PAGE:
Knickerbocker: The Myth Behind New York

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Product Details

Price
$43.95
Publisher
Rutgers University Press
Publish Date
Pages
191
Dimensions
5.82 X 0.84 X 8.7 inches | 0.97 pounds
Language
English
Type
Hardcover
EAN/UPC
9780813545165

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About the Author

Elizabeth L. Bradley is the Senior Director of Programs and Engagement at Historic Hudson Valley. She is the author of Cityscopes: New York and has edited several volumes of Washington Irving's work. Dr. Bradley has written for The New York Times, Smithsonian.com, Salon, and McSweeney's, among other publications.

Reviews

"A briskly engaging book."--Christopher Benfey "New York Review of Books "
"This is cultural history at its best."--Journal of American Culture
"Elizabeth L. Bradley sorts, catalogues and deciphers the shifting Knickerbocker currents in a metropolis constantly reinventing itself. She does the sturdy Dutchman proud in a scholarly and polished rendition."--Star-Ledger
"Bradley creates an engaging account of the city through the fictional Knickerbocker, who was a steady presence 'over two centuries of wrenching urban transformation, from the post-colonial to the postmodern.' Bradley is a perceptive and lively writer and does a superb job of tracing the many strands of the Knickerbocker myth. She provided the historical context necessary to illustrate the ways the Knickerbocker brand was invoked and provides deft analysis of the cultural meanings it accrued."--Bookforum
"Diedrich Knickerbocker...gets a history and identity worthy of New York's swagger in this exploration by Bradley of how Knickerbocker shaped the city's identity. Literary historians and proud New Yorkers alike will delight in the character who brought pomp and legend to the city first nicknamed Gotham by Washington Irving 200 years ago."--Publishers Weekly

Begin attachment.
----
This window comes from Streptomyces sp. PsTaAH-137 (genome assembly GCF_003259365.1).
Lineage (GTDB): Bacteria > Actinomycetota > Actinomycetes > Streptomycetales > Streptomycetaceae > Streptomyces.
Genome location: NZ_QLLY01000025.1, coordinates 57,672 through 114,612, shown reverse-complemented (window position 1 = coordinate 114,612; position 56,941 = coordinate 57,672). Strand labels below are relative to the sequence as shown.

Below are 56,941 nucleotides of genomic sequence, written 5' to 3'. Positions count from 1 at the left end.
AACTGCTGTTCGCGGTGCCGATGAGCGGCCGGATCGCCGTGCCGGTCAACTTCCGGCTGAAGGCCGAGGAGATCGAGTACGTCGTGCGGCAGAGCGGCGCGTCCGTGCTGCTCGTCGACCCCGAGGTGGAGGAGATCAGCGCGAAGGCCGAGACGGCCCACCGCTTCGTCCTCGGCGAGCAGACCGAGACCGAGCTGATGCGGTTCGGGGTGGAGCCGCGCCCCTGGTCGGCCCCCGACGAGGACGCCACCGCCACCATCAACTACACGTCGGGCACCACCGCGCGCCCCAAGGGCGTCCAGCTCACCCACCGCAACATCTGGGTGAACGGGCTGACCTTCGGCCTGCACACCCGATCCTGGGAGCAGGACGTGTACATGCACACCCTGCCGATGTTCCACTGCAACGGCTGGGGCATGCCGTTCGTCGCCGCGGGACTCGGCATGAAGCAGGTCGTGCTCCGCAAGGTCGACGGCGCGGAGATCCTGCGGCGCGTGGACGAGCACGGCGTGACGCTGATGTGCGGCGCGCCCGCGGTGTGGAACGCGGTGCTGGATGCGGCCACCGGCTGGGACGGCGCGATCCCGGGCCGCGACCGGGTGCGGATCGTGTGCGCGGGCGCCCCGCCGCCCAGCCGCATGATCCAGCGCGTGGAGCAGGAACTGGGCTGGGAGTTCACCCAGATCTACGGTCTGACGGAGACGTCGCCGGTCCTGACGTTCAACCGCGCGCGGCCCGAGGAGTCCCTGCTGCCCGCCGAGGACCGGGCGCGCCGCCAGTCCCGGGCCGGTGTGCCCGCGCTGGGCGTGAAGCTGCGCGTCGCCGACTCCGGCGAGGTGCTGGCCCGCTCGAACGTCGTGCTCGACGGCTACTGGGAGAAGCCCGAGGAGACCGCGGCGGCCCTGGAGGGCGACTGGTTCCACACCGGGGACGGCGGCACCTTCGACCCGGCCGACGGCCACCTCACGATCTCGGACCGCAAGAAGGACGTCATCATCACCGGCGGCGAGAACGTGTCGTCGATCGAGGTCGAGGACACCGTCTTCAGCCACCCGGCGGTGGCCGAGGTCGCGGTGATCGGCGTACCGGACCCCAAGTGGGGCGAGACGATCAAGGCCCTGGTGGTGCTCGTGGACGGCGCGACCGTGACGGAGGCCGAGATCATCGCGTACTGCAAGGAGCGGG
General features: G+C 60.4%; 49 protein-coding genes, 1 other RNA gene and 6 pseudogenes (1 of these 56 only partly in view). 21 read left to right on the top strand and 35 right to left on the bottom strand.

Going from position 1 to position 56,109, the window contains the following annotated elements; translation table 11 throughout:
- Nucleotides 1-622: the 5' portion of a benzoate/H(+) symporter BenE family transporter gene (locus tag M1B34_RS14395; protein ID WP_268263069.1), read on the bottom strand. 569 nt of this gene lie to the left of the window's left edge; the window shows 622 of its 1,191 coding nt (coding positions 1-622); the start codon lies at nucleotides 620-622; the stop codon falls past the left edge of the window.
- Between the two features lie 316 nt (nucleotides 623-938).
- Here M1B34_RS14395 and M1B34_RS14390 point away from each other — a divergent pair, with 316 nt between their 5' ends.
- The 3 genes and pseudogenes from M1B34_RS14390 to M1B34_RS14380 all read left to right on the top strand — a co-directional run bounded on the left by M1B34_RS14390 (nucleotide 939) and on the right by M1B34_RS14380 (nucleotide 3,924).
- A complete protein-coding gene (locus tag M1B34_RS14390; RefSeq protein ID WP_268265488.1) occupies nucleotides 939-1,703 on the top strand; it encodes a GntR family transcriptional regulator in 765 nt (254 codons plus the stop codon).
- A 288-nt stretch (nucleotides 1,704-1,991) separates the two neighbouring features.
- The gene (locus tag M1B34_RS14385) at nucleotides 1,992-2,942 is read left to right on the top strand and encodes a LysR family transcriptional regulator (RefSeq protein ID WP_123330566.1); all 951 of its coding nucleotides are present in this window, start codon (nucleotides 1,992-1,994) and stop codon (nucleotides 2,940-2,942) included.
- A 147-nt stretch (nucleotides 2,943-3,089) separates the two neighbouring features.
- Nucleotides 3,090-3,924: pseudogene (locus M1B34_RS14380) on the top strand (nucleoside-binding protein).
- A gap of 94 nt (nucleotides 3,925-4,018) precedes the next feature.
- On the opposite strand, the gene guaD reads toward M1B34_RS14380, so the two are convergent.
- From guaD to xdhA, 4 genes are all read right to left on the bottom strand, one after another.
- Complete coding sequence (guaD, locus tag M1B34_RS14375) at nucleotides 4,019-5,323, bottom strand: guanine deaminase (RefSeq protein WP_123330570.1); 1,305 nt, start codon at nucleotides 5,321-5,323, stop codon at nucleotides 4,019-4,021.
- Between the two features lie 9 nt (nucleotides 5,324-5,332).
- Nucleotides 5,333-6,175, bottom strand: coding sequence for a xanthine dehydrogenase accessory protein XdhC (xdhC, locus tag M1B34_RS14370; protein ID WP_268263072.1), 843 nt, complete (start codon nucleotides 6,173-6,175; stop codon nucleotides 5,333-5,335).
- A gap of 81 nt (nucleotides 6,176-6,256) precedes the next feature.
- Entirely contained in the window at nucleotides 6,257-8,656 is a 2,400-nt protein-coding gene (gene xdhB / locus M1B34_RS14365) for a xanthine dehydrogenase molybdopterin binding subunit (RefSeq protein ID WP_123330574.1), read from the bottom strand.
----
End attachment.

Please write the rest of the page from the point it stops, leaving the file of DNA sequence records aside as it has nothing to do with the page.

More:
"Brims with information about the burgeoning use of Knickerbocker as a literary device in novels, newspaper articles, and advertisements as a touchstone of popular culture. Entertaining enough for the general reader--including those planning a trip to one of the world's most visited cities--and amply annotated for the scholar, this is highly recommended."--Library Journal
"These days the word 'knickerbocker' represents 'little more than a comical handle, a Dutch-inflected sound--or a heartbreaking season at Madison Square Garden, ' observes Elizabeth Bradley in Knickerbocker: The Myth Behind New York. Her slender, charming volume aims to change that. Bradley delves into the 200-year history of the term, which originated in Washington Irving's 1809 History of New York and given that New Yorkers are famously preoccupied with their own exceptionalism, they would do well to learn more about one of the city's original boosters."--Barnes & Noble Review
"Knickerbocker is a very valuable work, particularly as one of the few contemporary histories to explore how fictional texts and reading practices can have material effects on a particular place. Bradley's analysis of Knickerbocker's significance will be of great interest to literary scholars and historians of the American nineteenth century, and her counternarrative of New York's development will reward the professional and general reader alike."
--Clio
"Those who puzzle at the incessant branding and rebranding of New York City would do well to read this fascinating, sophisticated, and witty social history of a myth. Bradley knows her facts and shrewdly and convincingly interprets them. A delightful contribution to urban studies."--Phillip Lopate "author of Waterfront: A Journey Around Manhattan "
"Is New York different from other cities, or does it just have different myths? Focusing on a tale first spun by Washington Irving two centuries ago, Knickerbocker answers this question with grace and skill. It is a delight to read."--Kenneth T. Jackson "editor-in-chief, The Encyclopedia of New York "
"Knickerbocker is a storied name steeped in tradition--one that I am proud to have been a part of. Bradley's Knickerbocker: The Myth Behind New York offers a unique examination of how a name familiarized by Washington Irving two hundred years ago grew to become a cultural symbol of New York."--Former U.S. Senator Bill Bradley